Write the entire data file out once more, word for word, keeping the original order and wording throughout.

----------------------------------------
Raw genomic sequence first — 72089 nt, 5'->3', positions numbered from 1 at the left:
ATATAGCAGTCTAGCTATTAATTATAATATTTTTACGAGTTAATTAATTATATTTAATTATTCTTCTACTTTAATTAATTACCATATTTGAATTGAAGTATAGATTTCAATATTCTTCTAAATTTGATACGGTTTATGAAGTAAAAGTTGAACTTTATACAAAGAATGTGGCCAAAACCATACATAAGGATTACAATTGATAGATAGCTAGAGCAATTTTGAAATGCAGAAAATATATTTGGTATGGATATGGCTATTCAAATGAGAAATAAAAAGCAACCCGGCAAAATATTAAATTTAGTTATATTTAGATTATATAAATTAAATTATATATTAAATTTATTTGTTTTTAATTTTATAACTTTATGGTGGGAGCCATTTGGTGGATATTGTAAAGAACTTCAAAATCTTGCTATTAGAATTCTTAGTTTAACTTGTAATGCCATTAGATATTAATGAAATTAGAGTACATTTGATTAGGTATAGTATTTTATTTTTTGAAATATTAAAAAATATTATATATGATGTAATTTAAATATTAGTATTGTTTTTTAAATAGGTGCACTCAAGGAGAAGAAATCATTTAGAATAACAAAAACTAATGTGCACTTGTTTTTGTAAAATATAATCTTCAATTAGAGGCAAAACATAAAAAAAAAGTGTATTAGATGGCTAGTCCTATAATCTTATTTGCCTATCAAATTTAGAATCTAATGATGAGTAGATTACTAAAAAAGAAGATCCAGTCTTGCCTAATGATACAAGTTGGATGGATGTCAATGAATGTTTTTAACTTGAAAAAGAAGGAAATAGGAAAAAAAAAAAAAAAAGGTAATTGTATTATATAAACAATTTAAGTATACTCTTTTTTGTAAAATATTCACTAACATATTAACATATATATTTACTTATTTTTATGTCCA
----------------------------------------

Raw genomic sequence first — 72089 nt, 5'->3', positions numbered from 1 at the left:
ATATAGCAGTCTAGCTATTAATTATAATATTTTTACGAGTTAATTAATTATATTTAATTATTCTTCTACTTTAATTAATTACCATATTTGAATTGAAGTATAGATTTCAATATTCTTCTAAATTTGATACGGTTTATGAAGTAAAAGTTGAACTTTATACAAAGAATGTGGCCAAAACCATACATAAGGATTACAATTGATAGATAGCTAGAGCAATTTTGAAATGCAGAAAATATATTTGGTATGGATATGGCTATTCAAATGAGAAATAAAAAGCAACCCGGCAAAATATTAAATTTAGTTATATTTAGATTATATAAATTAAATTATATATTAAATTTATTTGTTTTTAATTTTATAACTTTATGGTGGGAGCCATTTGGTGGATATTGTAAAGAACTTCAAAATCTTGCTATTAGAATTCTTAGTTTAACTTGTAATGCCATTAGATATTAATGAAATTAGAGTACATTTGATTAGGTATAGTATTTTATTTTTTGAAATATTAAAAAATATTATATATGATGTAATTTAAATATTAGTATTGTTTTTTAAATAGGTGCACTCAAGGAGAAGAAATCATTTAGAATAACAAAAACTAATGTGCACTTGTTTTTGTAAAATATAATCTTCAATTAGAGGCAAAACATAAAAAAAAAGTGTATTAGATGGCTAGTCCTATAATCTTATTTGCCTATCAAATTTAGAATCTAATGATGAGTAGATTACTAAAAAAGAAGATCCAGTCTTGCCTAATGATACAAGTTGGATGGATGTCAATGAATGTTTTTAACTTGAAAAAGAAGGAAATAGGAAAAAAAAAAAAAAAAGGTAATTGTATTATATAAACAATTTAAGTATACTCTTTTTTGTAAAATATTCACTAACATATTAACATATATATTTACTTATTTTTATGTCCA